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On March 12, 1968, McCarthy stunned the nation - and the Johnson White House - when he came close to defeating the president in New Hampshire. The vote was 42 percent for McCarthy and 49 percent for LBJ.
Sandbook says McCarthy was as surprised as anyone by the outcome in New Hampshire. "He thought he'd raise the standard of the war in a few primaries and then that would be it," Sandbrook says. "He didn't realize how well he would do."
Political analysts would decide that voters in New Hampshire disliked Johnson more than they loved McCarthy.
"People were looking for almost any candidate who was saying almost anything different about the war," Sam Brown told an oral history interviewer a year after the election. Brown was the McCarthy campaign's national volunteer coordinator. "If someone had been up there saying, 'We ought to go in [to Vietnam] and blow them all to pieces,' they might have been as inclined to vote for him as for a peace candidate. [Voters] were looking for a change."
Vietnam had certainly damaged the president's popularity. But Johnson's dismally low approval rating - 38 percent in October 1967 - had as much to do with his handling of summer race riots in Newark and Detroit and the deteriorating condition of the national economy.
After New Hampshire, Eugene McCarthy began to believe he might actually be able to win the presidency. Campaign money and political support began arriving. But so did a formidable new opponent - Robert F. Kennedy. The Democratic senator from New York announced his bid for the nomination three days after the New Hampshire primary.
While McCarthy supporters were elated by the New Hampshire outcome, some began to recognize their candidate's shortcomings. On one hand, McCarthy certainly looked presidential; he was tall, dignified and poised. But for supporters who yearned for a champion whose ardor matched their own, McCarthy on the stump could seem like flat champagne - he had the right flavor but not enough fizz.
The Minnesota senator had a quick but subtle wit - his jokes often came at the expense of others.
A poet and former college professor, McCarthy had a habit of using ten-dollar words to make a ten-cent point. He had a habit of quoting obscure literary figures. Some supporters grumbled that McCarthy seemed to go out of his way to give dull speeches. One activist described a New Hampshire speech this way: "[McCarthy] got a standing ovation when he came in and no one stood when he left."
For two weeks in March of 1968, Kennedy and McCarthy battled for the position of best Democrat to challenge a politically-wounded president. The question was: Would this pair of renegades fatally divide their own party by assailing its incumbent? Lyndon Johnson had an answer of his own.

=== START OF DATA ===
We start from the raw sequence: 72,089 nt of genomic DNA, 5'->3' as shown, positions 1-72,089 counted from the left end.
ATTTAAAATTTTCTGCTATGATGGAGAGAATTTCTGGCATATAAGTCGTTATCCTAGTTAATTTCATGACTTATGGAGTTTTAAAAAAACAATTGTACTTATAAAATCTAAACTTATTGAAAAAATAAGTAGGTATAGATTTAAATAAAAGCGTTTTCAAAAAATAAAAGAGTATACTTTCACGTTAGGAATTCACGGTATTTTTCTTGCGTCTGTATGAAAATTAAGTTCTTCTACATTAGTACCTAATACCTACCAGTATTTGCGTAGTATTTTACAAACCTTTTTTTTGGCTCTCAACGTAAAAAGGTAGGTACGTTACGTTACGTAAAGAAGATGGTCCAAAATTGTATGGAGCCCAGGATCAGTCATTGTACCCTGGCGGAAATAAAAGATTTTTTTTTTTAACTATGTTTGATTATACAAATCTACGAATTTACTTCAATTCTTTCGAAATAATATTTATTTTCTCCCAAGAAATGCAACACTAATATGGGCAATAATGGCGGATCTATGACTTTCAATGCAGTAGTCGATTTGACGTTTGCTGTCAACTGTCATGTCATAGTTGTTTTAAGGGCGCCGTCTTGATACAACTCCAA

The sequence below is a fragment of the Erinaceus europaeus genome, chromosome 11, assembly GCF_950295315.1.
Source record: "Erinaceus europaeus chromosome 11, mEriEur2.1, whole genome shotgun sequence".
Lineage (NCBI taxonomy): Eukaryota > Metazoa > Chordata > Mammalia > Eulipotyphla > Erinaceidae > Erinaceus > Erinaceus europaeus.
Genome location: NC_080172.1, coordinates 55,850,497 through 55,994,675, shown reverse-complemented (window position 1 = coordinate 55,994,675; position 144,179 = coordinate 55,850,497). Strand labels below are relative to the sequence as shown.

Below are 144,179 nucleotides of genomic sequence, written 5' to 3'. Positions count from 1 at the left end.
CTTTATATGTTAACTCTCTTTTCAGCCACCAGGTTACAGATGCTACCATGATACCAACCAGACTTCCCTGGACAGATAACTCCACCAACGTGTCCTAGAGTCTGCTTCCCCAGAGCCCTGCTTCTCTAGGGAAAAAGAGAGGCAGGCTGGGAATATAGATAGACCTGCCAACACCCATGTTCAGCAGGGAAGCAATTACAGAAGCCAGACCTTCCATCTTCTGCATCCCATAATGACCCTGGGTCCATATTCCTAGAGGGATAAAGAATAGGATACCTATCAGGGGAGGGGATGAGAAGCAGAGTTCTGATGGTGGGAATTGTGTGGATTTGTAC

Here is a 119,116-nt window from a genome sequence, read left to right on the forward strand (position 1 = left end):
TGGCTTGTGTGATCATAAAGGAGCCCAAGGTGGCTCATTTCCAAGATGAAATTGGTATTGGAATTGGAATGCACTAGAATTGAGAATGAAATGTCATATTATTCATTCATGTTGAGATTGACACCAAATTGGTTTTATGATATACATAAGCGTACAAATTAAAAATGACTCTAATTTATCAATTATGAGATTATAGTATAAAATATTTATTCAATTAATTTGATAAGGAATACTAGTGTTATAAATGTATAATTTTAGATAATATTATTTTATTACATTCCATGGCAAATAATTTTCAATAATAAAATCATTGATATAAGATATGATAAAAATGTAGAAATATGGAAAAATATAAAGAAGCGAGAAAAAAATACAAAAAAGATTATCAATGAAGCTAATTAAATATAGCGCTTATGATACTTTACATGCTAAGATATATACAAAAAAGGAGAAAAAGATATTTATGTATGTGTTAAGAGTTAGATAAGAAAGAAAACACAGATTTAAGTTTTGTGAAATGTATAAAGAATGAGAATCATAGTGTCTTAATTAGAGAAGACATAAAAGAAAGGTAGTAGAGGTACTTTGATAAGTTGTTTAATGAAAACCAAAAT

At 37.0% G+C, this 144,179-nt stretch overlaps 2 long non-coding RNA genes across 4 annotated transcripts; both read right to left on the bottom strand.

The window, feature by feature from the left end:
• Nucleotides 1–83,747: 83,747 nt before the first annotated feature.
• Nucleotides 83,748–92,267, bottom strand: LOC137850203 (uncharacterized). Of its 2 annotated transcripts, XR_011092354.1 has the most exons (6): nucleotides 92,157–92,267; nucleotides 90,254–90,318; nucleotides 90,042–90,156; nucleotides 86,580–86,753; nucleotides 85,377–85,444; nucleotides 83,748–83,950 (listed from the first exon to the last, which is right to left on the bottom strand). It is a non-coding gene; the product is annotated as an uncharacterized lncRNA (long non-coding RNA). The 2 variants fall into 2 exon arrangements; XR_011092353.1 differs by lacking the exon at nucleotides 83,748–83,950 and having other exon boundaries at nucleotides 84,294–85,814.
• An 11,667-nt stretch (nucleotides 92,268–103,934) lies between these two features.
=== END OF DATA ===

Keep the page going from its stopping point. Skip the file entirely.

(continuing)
Wisconsin was the next primary state. It would vote on April 2. Sensing defeat, Johnson surprised the nation on March 31 with a startling announcement. In fact, his televised speech contained three big headlines at once: his administration would cease most of the bombing of North Vietnam (which was unpopular in the U.S. and abroad); the U.S. was ready to negotiate a withdrawal from South Vietnam; and Johnson would not run for reelection.
By staying out of the race, Johnson said, he could better concentrate his political authority on achieving peace in Vietnam. He also deprived the opponents from his own party - especially McCarthy - of the primary reason they got into the race: ending the war.
McCarthy's campaign shambled on against the better-known, more organized and enormously charismatic Kennedy (whom McCarthy privately despised). By June 6, when Kennedy died in California, Humphrey was in the race and McCarthy's hopes for the nomination had all but vanished. McCarthy suspended his campaign immediately after Kennedy's assassination. Some say it never really resumed.
At the volatile Democratic convention in Chicago, McCarthy remained aloof from the fray and from his supporters. After Humphrey won the nomination, McCarthy waited until late in the campaign to endorse his friend, mentor and fellow Minnesotan (Humphrey's prolonged inability to break from Johnson on Vietnam was an obstacle). Some bitter Democrats later complained that McCarthy's behavior helped fracture the Democratic Party, contributing to Humphrey's defeat - an assertion that McCarthy and some of his admirers challenged.
Eugene McCarthy retired from the U.S. Senate in 1970. For the next 35 years he wrote poetry, memoirs and political analysis. He ran for president four more times as an independent.
In his final years, some regarded McCarthy as an increasingly eccentric and irrelevant figure. Others saw him as an American original: An independent, reform-minded character whose political skills and intellectual firepower made him a distinctive figure in the nation's public life. No one could deny that Eugene McCarthy forced a failing president from office and thereby changed the course of American history.
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